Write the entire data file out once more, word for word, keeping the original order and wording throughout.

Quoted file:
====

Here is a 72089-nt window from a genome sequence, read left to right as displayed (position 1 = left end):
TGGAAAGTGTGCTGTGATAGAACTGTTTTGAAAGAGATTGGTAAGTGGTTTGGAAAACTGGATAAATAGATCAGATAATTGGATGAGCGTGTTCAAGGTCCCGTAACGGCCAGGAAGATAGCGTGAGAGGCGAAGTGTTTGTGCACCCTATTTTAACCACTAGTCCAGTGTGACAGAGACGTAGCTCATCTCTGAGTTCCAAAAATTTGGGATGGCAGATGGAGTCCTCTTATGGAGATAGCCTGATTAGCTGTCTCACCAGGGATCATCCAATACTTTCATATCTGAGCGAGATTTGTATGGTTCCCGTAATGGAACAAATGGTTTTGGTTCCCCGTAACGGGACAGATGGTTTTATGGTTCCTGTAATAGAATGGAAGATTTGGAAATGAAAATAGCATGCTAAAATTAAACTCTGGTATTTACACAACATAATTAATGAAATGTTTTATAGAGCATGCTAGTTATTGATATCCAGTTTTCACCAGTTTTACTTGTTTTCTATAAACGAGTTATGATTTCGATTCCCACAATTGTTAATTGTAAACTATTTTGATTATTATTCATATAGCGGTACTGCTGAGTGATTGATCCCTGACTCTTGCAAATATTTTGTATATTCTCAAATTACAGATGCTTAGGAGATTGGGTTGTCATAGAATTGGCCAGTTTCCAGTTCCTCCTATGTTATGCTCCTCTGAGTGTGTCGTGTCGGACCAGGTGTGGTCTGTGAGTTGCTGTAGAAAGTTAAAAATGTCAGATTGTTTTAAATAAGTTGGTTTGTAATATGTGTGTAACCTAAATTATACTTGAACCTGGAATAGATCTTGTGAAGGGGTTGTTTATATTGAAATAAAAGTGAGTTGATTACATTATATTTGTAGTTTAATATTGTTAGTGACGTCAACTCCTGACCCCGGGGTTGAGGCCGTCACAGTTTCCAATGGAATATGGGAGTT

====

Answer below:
Here is a 72089-nt window from a genome sequence, read left to right as displayed (position 1 = left end):
TGGAAAGTGTGCTGTGATAGAACTGTTTTGAAAGAGATTGGTAAGTGGTTTGGAAAACTGGATAAATAGATCAGATAATTGGATGAGCGTGTTCAAGGTCCCGTAACGGCCAGGAAGATAGCGTGAGAGGCGAAGTGTTTGTGCACCCTATTTTAACCACTAGTCCAGTGTGACAGAGACGTAGCTCATCTCTGAGTTCCAAAAATTTGGGATGGCAGATGGAGTCCTCTTATGGAGATAGCCTGATTAGCTGTCTCACCAGGGATCATCCAATACTTTCATATCTGAGCGAGATTTGTATGGTTCCCGTAATGGAACAAATGGTTTTGGTTCCCCGTAACGGGACAGATGGTTTTATGGTTCCTGTAATAGAATGGAAGATTTGGAAATGAAAATAGCATGCTAAAATTAAACTCTGGTATTTACACAACATAATTAATGAAATGTTTTATAGAGCATGCTAGTTATTGATATCCAGTTTTCACCAGTTTTACTTGTTTTCTATAAACGAGTTATGATTTCGATTCCCACAATTGTTAATTGTAAACTATTTTGATTATTATTCATATAGCGGTACTGCTGAGTGATTGATCCCTGACTCTTGCAAATATTTTGTATATTCTCAAATTACAGATGCTTAGGAGATTGGGTTGTCATAGAATTGGCCAGTTTCCAGTTCCTCCTATGTTATGCTCCTCTGAGTGTGTCGTGTCGGACCAGGTGTGGTCTGTGAGTTGCTGTAGAAAGTTAAAAATGTCAGATTGTTTTAAATAAGTTGGTTTGTAATATGTGTGTAACCTAAATTATACTTGAACCTGGAATAGATCTTGTGAAGGGGTTGTTTATATTGAAATAAAAGTGAGTTGATTACATTATATTTGTAGTTTAATATTGTTAGTGACGTCAACTCCTGACCCCGGGGTTGAGGCCGTCACAGTTTCCAATGGAATATGGGAGTT